Actual Yield The measured amount of product actually obtained from the experiment –Cannot be calculated from the chemical equation –Must be determined in the lab –Usually less than theoretical yield

Per Cent Yield % Yield = x 100% Part Whole Actual Theo.

Empircal (Simplest) Formula The smallest whole-number ratio of atoms (moles) in the compound Calculated from composition data Empirical formula is accepted formula for ionic compounds

Determining Empirical Formula Convert composition data to masses in grams –Assume 100g of substance ( if given percent composition) Convert masses in grams to amounts in moles Find the simplest whole-number ratio

CH 2 85.6% C, 14.4%H C2H4C2H4 C4H8C4H8 C 6 H 12 85.6% C, 14.4%H

Calculating Molecular Formula Empirical FormulaMolecular Formula: Empirical Formula MassMolecular Mass : The molecular formula is proportional to the empirical formula The molecular formula mass must be proportional to the empirical formula mass

Calculating Molecular Formula Determine the empirical formula Calculate empirical formula mass Determine ratio of empirical formula mass to molecular mass –molecular mass is experimentally determined Apply the ratio to the simplest formula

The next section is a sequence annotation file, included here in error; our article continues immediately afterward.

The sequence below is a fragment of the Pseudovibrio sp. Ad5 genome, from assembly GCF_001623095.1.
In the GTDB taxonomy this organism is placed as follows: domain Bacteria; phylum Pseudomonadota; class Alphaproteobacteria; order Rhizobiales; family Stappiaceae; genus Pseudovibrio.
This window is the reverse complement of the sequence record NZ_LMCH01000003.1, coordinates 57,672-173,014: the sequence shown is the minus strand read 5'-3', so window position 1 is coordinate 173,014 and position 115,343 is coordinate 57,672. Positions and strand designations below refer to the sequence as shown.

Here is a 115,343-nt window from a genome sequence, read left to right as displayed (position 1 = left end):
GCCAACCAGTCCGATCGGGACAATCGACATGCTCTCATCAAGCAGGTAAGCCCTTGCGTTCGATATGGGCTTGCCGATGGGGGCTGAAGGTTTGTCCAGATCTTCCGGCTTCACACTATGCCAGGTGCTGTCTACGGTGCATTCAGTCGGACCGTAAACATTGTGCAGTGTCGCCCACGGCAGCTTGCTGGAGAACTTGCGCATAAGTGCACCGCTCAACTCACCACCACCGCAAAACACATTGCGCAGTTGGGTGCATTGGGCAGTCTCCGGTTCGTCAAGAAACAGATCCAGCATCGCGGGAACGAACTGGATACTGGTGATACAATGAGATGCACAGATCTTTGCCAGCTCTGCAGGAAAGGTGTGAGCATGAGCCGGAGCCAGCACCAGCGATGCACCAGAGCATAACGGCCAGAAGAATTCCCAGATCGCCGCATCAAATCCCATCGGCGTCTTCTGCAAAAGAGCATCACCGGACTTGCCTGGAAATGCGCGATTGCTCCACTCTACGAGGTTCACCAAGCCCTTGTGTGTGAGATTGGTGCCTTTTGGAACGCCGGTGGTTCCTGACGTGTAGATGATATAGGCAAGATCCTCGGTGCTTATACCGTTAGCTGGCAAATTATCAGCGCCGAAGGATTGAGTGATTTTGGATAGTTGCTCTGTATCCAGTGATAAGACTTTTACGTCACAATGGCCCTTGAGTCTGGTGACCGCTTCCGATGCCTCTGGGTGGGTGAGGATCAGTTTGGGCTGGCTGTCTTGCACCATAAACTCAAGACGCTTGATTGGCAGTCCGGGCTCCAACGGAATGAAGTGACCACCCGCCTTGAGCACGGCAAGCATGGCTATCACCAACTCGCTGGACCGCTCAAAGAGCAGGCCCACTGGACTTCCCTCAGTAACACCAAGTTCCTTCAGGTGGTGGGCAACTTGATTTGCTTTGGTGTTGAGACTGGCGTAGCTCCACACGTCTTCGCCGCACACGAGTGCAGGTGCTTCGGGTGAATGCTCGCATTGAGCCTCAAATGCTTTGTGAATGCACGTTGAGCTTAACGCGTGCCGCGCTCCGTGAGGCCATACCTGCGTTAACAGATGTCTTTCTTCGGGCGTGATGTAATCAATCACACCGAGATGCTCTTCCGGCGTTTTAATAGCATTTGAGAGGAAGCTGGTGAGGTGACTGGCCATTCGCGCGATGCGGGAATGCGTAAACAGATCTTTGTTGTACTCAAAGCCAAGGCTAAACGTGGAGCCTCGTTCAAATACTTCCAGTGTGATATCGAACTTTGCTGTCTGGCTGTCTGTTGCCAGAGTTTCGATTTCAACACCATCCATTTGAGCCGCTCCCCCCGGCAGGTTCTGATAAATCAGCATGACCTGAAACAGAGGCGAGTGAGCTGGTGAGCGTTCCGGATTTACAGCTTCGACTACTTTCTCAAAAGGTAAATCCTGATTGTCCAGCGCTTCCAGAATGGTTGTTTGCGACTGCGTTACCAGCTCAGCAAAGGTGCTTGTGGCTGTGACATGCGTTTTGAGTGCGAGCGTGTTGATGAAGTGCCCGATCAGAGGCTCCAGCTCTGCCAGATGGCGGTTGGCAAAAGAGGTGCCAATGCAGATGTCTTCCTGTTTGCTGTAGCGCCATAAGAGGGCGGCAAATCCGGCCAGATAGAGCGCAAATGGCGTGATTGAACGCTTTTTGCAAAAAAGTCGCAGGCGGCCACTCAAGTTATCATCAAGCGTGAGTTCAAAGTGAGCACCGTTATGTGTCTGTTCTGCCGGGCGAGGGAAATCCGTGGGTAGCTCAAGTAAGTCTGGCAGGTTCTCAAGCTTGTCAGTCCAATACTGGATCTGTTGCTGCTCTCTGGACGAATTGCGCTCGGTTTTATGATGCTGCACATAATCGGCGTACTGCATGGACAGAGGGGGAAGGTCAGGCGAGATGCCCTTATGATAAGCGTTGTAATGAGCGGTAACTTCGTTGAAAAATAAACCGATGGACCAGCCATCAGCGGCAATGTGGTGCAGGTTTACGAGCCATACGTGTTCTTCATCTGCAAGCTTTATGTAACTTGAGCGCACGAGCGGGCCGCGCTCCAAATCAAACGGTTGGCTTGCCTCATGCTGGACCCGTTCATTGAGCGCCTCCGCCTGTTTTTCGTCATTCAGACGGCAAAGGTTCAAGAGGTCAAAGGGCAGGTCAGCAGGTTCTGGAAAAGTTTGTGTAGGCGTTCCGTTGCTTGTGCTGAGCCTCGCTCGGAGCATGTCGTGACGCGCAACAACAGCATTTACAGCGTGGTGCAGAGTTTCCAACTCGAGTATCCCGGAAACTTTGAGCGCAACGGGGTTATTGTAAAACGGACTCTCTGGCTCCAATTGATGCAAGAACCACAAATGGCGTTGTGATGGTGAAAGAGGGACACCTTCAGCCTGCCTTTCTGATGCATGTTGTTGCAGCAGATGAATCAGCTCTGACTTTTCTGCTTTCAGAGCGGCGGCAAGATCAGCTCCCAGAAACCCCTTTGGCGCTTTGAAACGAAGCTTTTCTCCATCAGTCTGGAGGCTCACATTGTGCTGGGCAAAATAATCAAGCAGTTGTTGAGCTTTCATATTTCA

Reaction Stoichiometry

Balanced Formula Equations CH 4 (g) + O 2 (g)  CO 2 (g) + H 2 O (g) 1 atom C 4 atoms H 2 atoms O 1 atom C 2 atoms H 3 atoms O CH 4 (g) + O 3 (g)  CO 2 (g) + H 4 O (g) CH 4 (g) + 2O 2 (g)  CO 2 (g) + 2H 2 O (g)

The Balanced Formula Equation CH 4 (g) + 2O 2 (g)  CO 2 (g) + 2H 2 O (g) Establishes relationships among reactants and products Can compare two species at once Mole ratios Mass relationships derive from the mole relationships

Basic Stoichometric Relationships Mole-to-mole moles G  moles W Mole-to mass moles G  moles W  mass W

Basic Stoichometric Relationships Mass-to-mole mass G  moles G  moles W Mass-to-mass mass G  moles G  moles W  mass W

Basic Stoichometric Relationships Can convert from G  W only in moles Must use molar mass to convert G or W into moles